Spotlight: Survival Flight nurse helps extend UMHS services
In a space smaller than the average coat closet, the Survival Flight team saves hundreds of lives every year.
"There is definitely an adrenaline rush when the pager goes off," says Jeff Thomas, flight nurse specialist. He and the team try to be skids up flight lingo for launched within six minutes of receiving a page for a flight.
In this short amount of time, the nurses assemble the appropriate supplies and equipment for the situation and make their way to the helipad, where they will board a Bell 430 helicopter that has just enough space for a stretchered patient, two flight nurses and specialized equipment ranging from an infant isolette to an intra-aortic balloon pump.
"When a flight is activated it is the beginning of a very complicated puzzle of physiology, interpersonal dynamics and logistics we have to constantly assess, predict and react to," he says. "We prepare for flights every shift and every educational session."
Since 1983 Survival Flight has extended the reach of the U-M Health System beyond the University's borders. Staff members use helicopters, airplanes and a freightliner ambulance to provide rapid response and specialized life support to ill or injured patients 24-7.
Survival Flight also transports organs and organ transplant teams from hospital to hospital, transfers newborns and evacuates people from accident sites to the nearest trauma treatment facility.
Four years ago, while working as a neonatal pediatric nurse in Iowa, Thomas visited Michigan to take an extracorporeal membrane oxygenation (ECMO) specialist training class. After talking with someone from the Survival Flight program, his life was uprooted.
"U-M offers a flight program unlike any other in the world," he says. "It's a very aggressive program in terms of its management and its abilities to offer things no one else does. I thought I'd give it a try."
Now in his third year as a flight nurse specialist whose clinical specialty is neonatal/pediatric care, Thomas often works with the Holden Neonatal Intensive Care Unit at C.S. Mott Children's Hospital. Pediatrics constitutes about 40 percent of the flight missions.
The team averages four flights per day. Survival Flight typically flies its helicopters to cities in the lower peninsula of Michigan, completing about 1,500 flights a year, but its fixed-wing service will go anywhere in the country if needed. The farthest trip it has made thus far is to Cancun, Mexico.
Thomas recalls a shift where the team was called at 11 p.m. to an accident in a neighboring county.
"When we arrived on scene," he says, "we departed the still-running helicopter, climbed through a ditch of hip-high weeds and made our way to the ambulance where the paramedics on scene were working to stabilize a patient who had been severely injured in a rollover motor vehicle accident."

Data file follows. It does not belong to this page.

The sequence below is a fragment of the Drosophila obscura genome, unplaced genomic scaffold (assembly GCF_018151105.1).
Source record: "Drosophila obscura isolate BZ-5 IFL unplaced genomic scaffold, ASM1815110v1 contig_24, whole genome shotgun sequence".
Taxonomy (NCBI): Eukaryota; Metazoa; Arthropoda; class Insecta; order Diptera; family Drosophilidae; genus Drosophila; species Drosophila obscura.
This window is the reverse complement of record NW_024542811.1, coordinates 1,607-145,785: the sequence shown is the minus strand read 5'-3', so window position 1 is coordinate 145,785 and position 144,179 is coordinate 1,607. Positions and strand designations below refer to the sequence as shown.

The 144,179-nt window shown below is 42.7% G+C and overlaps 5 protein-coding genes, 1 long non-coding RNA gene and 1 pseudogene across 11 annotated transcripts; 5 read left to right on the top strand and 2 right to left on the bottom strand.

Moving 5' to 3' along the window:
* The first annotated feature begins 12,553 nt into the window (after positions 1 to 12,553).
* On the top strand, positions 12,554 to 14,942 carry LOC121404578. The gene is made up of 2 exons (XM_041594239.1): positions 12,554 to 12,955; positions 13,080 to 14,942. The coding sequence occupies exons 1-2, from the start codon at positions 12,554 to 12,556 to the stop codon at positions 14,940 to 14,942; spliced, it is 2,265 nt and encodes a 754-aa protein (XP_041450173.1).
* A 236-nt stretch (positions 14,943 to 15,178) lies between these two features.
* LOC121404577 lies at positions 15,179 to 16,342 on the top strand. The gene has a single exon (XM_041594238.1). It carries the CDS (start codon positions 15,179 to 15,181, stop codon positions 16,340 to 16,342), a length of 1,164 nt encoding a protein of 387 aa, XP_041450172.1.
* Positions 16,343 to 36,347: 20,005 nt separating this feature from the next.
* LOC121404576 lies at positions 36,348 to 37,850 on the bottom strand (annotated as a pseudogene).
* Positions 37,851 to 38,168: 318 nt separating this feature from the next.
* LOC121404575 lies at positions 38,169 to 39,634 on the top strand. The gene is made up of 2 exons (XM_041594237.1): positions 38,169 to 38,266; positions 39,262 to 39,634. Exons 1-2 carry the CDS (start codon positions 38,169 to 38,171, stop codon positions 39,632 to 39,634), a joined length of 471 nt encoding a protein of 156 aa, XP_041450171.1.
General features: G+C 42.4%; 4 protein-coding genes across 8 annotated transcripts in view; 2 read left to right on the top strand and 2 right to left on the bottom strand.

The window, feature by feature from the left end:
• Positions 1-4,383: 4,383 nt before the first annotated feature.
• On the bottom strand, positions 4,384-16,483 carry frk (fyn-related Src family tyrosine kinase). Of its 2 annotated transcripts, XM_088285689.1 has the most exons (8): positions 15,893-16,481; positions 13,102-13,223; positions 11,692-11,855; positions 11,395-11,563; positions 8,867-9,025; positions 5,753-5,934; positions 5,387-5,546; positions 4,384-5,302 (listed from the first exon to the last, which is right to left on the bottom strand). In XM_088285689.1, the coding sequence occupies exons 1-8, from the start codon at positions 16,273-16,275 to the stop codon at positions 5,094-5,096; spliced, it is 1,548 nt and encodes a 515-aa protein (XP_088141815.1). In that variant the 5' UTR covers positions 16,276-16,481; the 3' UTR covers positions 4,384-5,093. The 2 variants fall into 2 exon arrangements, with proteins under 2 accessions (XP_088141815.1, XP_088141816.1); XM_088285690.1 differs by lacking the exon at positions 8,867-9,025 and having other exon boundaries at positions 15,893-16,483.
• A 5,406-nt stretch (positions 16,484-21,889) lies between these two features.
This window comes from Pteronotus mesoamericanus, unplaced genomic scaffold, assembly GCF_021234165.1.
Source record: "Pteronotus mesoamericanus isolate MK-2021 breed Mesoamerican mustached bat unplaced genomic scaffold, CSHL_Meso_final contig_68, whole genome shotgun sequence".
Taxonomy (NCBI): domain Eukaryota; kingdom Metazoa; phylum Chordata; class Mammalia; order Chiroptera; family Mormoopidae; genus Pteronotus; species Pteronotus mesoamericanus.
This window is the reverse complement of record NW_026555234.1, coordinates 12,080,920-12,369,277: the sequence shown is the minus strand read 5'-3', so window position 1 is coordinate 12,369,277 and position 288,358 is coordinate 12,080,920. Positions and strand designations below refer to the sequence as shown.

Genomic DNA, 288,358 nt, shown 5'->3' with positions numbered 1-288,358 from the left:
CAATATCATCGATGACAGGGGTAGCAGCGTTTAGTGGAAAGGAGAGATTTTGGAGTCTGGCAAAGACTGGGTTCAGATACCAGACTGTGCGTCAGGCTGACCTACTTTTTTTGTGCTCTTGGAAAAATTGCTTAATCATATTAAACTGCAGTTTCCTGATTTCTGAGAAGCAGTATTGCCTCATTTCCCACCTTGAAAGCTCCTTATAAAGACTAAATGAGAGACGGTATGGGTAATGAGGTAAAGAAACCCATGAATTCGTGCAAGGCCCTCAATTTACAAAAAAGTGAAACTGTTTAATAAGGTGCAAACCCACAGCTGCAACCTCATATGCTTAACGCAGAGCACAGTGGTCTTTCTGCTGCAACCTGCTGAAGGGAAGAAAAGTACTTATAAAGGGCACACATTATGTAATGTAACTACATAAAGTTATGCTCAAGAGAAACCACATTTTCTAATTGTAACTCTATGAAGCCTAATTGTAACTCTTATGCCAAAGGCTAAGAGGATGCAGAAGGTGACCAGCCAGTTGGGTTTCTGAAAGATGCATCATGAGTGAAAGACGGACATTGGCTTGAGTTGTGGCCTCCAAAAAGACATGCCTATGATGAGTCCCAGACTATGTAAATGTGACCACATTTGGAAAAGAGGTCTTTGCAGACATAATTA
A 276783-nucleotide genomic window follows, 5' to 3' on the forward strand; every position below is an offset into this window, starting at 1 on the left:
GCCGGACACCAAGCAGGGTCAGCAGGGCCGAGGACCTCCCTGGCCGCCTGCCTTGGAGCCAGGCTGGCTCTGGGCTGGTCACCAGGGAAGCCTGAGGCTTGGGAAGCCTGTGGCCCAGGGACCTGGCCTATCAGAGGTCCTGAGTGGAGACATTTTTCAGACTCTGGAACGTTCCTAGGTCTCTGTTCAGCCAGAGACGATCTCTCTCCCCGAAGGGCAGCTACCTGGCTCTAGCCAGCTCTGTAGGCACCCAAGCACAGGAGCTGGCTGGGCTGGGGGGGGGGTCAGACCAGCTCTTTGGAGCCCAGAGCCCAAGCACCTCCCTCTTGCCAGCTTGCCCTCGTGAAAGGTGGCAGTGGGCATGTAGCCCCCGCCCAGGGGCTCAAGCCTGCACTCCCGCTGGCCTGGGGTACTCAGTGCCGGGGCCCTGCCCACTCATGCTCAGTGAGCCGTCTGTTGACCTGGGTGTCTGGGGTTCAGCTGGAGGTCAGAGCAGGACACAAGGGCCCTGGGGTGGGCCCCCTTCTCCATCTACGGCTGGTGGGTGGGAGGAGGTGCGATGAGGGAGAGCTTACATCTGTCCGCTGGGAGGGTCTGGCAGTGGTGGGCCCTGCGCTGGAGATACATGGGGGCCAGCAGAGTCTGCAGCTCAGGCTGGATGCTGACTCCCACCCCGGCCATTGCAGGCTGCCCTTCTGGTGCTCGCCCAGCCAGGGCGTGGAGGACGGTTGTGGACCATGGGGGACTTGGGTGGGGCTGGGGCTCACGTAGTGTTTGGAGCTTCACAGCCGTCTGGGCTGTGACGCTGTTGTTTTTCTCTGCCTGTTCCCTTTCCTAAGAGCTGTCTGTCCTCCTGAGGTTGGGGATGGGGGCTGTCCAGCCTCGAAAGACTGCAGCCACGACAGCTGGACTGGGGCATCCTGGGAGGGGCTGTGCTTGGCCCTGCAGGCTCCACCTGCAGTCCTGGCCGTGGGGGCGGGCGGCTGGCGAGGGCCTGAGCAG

Only 45 minutes later, after administering drugs, placing a breathing tube into the patient's trachea and flying him back to the hospital, Thomas was back to completing his nightly to-do list, visiting patients and authoring educational presentations.
This excitement is part of what draws him in. "You don't know what your shift's going to hold. You could be in a ditch somewhere or holding a tiny 1-pound baby. You never know," he says.
"It's a very good job for people with short attention spans because you're always trying to focus on something new," he jokes.
Survival Flight has faced some extraordinary challenges, especially in the last year. In June, six members of the transplant team died in a plane crash while transporting procured organs from Milwaukee. The grand opening of the new cardiovascular center less than a week later was dedicated to the selfless victims of this tragedy.
Thomas says nursing is something he has wanted to do since he was 10. His mother was a nurse, and he was captivated by the stories she'd tell him. "Once I found out what flight nursing was," he says, "that's basically what I wanted to do. I was a nurse for 12 years before I got this job."
In a field where men are typically outnumbered, Thomas works in a rare nursing setting with 14 other males out of 20 total flight nurses. He recently participated in a male nurse promotional poster by the Michigan Center for Nursing.
"I saw it as an opportunity to sit down, collect my thoughts and remind myself why I was a nurse so I could help out the cause of men in nursing," he says.
Of his team members, Thomas says, "I didn't know how much I would enjoy working with and learning from the people I do. They are the 19 smartest people I've ever worked with, and they continue to push me every day."
Thomas lives in Howell with his wife and three children.
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